When I talk to customers about zone picking systems, we often come to the question of whether they should fill their flow racks in the zone picking system with the products’ original cartons or with standardized plastic totes. There are good arguments for both, but I have the feeling that the arguments for using totes tend to be underappreciated.
Let’s unpack this.
Some Context First: Zone Picking Systems
If you are reading this, you probably know what zone picking systems are. If not: do not worry, I got you covered. Follow this link and read up on it. Here’s the short version: zone picking systems are a crossbreed between person-to-goods and goods-to-person picking systems. Pickers move to storage locations – but only a little. The picking area is divided into different zones, and each picker is responsible for one zone, and only moves within that zone. Order load carriers move from zone to zone, but only to the zones where there are SKUs needed for the particular order.
Zone picking systems can be simple or quite complicated. No one wants them to be complicated, but if you want them to outshine goods-to-person picking systems (which is absolutely within the realm of what has been done before and can be done again; ping me if you want to know more), you have to design them right. And that can be complicated.
In zone picking systems, the products you want to pick are often stored in flow racks. Flow racks are great: they enforce FIFO, they allow you to separate picking from replenishment, and they are affordable. So far, so good.
Some food retailers, especially e-grocers, use zone picking systems for order fulfillment. For instance, German grocery retailer Rewe is using this concept in its recently opened online fulfillment center in Frankfurt and has announced they’re rolling out this concept to more locations, and I’m glad they do because it is a fantastic concept. Zone picking eats goods-to-person picking for breakfast when implemented correctly – and at a fraction of the cost.
But one question that always comes up is, “Should we use original cartons or plastic totes?”. In this article, I will explore this question and discuss the arguments for either option.
The Case for Using Original Cartons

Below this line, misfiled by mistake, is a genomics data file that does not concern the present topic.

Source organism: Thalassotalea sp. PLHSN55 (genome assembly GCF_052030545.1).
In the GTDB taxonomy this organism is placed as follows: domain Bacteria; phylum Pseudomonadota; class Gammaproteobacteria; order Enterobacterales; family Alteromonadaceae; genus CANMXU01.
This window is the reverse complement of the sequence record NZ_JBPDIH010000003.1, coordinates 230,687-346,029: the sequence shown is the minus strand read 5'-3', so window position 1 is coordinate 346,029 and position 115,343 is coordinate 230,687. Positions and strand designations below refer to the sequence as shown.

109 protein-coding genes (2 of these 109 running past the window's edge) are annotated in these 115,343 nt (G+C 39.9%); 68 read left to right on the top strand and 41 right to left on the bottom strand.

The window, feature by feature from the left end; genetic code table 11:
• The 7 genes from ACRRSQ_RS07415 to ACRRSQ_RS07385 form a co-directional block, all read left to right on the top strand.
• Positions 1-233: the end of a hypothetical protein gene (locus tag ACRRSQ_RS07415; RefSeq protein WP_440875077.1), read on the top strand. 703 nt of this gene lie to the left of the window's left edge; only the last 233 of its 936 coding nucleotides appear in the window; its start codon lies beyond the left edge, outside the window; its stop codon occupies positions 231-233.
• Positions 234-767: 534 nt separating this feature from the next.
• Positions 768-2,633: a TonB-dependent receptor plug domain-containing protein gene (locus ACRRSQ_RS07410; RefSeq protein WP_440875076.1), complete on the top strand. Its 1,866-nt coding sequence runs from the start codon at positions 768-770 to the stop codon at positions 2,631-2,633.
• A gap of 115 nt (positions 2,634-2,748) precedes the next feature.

The arguments for filling flow racks with original cartons (cases) are simple and clear, and it is what companies do by default unless they have good reasons not to do so (but see below for good reasons). There are two principal arguments for leaving products in their original carton for picking:
First, you do not have to repack every item. Repacking items into totes is a non-value adding process and takes time. It looks like (!) a productivity sink. Each item gets touched eve before it gets picked.
Second, original cartons are usually narrower than standard totes. While totes typically measure 600mm x 400mm or a little more, original cartons are often 300mm x 400mm or less. Because they are narrower, more different SKUs fit on the flow racks, increasing picking density, and allowing more different SKUs to be picked overall in the zone picking system.
The second argument is the more important one. SKU density is a critical parameter for zone picking systems. The first argument, the argument that productivity is lost, is controversial, as we will see in a moment.
The Case for Standardized Totes: The Not-So-Obvious Option
The arguments for using standardized totes are not entirely obvious.
You have to repack all products into totes, which costs time and therefore money, and reduces productivity – at first glance. But that’s not necessarily true if we look at the picking and replenishment process more holistically.
Lower SKU Density – but Higher Item Density and Inventory Reach
I mentioned above that the totes are usually larger than the original packaging of SKUs, which reduces SKU density on flow racks. Because this is so, it is also true that more items can fit in each bin, thereby increasing the inventory reach of that SKU on the flow rack and decreasing replenishment frequency. I contend that for every original carton that you do not need to replenish, you can repack a whole bunch of cartons into totes before your productivity is negatively affected. It’s not unlikely that for some SKUs, especially those that move faster, this is already a productivity gain.